“During the time of the Soviet Union the role of the state in economy was made absolute, which eventually lead to the total non-competitiveness of the economy. That lesson cost us very dearly. I am sure no one would want history to repeat itself.”

Lerma went on to say, “Well, any normal individual understands that as true but liberalism is a psychosis. O’bomber even keeps the war going along the Mexican border with projects like “fast and furious” and there is still no sign of ending it. He is a Communist without question promoting the Communist Manifesto without calling it so. How shrewd he is in America. His cult of personality mesmerizes those who cannot go beyond their ignorance. They will continue to follow him like those fools who still praise Lenin and Stalin in Russia. Obama’s fools and Stalin’s fools share the same drink of illusion.”

“Let’s give American voters the benefit of the doubt and say it was all voter fraud and not ignorance or stupidity in electing a man who does not even know what to do and refuses help from Russia when there was an oil spill in the Gulf of Mexico. Instead we’ll say it’s true that the Communists usage of electronic voting was just a plan to manipulate the vote. Soros and his ownership of the company that counts the US votes in Spain helped put their puppet in power in the White House. According to the Huffington Post, residents in all 50 states have filed petitions to secede from the Unites States. We’ll say that these Americans are hostages to the Communists in power. How long will their government reign tyranny upon them?”

“Russia lost its’ civil war with the Reds and millions suffered torture and death for almost 75 years under the tyranny of the United Soviet Socialist Republic. Russians survived with a new and stronger faith in God and ever growing Christian Church. The question is how long will the once “Land of the Free” remain the United Socialist States of America? Their suffering has only begun,” said Lerma.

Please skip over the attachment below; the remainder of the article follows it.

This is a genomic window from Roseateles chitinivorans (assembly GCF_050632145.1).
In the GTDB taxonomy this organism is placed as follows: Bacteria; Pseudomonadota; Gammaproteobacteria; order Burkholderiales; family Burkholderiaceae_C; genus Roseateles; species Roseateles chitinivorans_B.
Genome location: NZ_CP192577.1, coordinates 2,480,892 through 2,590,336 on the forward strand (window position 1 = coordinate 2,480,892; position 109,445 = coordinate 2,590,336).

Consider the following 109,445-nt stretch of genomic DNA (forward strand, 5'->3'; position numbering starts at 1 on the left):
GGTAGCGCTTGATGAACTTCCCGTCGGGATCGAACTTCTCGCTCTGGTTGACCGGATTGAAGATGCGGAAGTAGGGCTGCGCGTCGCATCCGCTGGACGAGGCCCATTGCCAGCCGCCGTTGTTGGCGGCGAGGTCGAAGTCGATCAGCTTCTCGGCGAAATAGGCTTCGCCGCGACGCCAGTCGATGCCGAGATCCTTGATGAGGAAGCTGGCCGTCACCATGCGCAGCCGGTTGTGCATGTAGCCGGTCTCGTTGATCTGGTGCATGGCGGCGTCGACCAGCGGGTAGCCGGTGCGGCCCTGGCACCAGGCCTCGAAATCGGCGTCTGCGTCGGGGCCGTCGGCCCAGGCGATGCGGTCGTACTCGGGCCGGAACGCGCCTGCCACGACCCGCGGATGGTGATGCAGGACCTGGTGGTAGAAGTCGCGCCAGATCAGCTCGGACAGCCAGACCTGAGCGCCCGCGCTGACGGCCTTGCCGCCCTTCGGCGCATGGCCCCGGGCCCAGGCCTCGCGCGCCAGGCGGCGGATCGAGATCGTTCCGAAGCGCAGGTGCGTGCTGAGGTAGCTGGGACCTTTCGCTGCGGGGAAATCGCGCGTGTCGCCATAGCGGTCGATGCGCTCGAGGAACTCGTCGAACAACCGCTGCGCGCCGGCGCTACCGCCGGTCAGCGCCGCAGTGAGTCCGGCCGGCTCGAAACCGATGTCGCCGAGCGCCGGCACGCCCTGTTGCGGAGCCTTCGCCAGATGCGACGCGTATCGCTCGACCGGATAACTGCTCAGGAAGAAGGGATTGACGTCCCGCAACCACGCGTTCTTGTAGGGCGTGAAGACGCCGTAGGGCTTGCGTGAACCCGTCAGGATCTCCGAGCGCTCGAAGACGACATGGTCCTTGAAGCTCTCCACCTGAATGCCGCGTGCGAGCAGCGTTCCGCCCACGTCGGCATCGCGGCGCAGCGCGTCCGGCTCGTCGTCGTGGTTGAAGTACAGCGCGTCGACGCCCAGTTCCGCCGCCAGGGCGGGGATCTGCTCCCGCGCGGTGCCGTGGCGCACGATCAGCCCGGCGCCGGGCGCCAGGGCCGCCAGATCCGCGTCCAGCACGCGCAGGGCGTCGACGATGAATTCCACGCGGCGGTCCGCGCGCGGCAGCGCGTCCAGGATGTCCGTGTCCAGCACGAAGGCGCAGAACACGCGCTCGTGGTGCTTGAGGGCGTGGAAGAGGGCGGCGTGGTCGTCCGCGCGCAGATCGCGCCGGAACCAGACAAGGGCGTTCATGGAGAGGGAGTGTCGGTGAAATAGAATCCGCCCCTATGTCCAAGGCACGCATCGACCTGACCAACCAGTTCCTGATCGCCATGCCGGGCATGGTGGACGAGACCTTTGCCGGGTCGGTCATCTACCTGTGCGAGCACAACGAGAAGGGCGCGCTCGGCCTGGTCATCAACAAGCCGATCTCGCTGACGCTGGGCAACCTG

I agree with much of what Mr. Lerma says.  However, his suggestion that Communists are in power here in the U.S. is overshooting a bit.  The current administration does not want Communism.  In the true sense, they would have to give up their power.  One of the reasons the USSR never made it that far (and I would suggest never actually tried).

According to Merriam-Webster, Socialism is any of various economic and political theories advocating collective or governmental ownership and[/or] administration.  It is also a stage of society in Marxist theory transitional between Capitalism and Communism and distinguished by unequal distribution of goods and pay according to work done.

The USSR stands for Union of Soviet Socialist Republics.  Although the ultimate goal was supposedly Communism (from each according to his abilities, to each according to his needs), it was never actually achieved (nor do I believe, at that level of society, could it ever be).  The USSR never made it past Socialism where the government made the decisions.  Communism was expected to be a voluntary utopia.

However, from each according to what the government decides, to each the same, is the state in which the USSR got fixed and is where we in the US are now.  The difference is at least their leaders pretended to want to go further.  They pretended the desire to achieve that utopia.  Those currently in power in the U.S. have no desire to go beyond the Socialist state.  It would mean giving up control and giving in to a philosophy of equality.  As with the leaders of old in the USSR, they claim to protect the proletariat, they have no desire for equality with them.

Where Mr. Lerma is unquestionably correct is that the experiment of the USSR failed and so too will it here.  The only question we both seem to have is: how much damage will be done prior to enough people realizing it?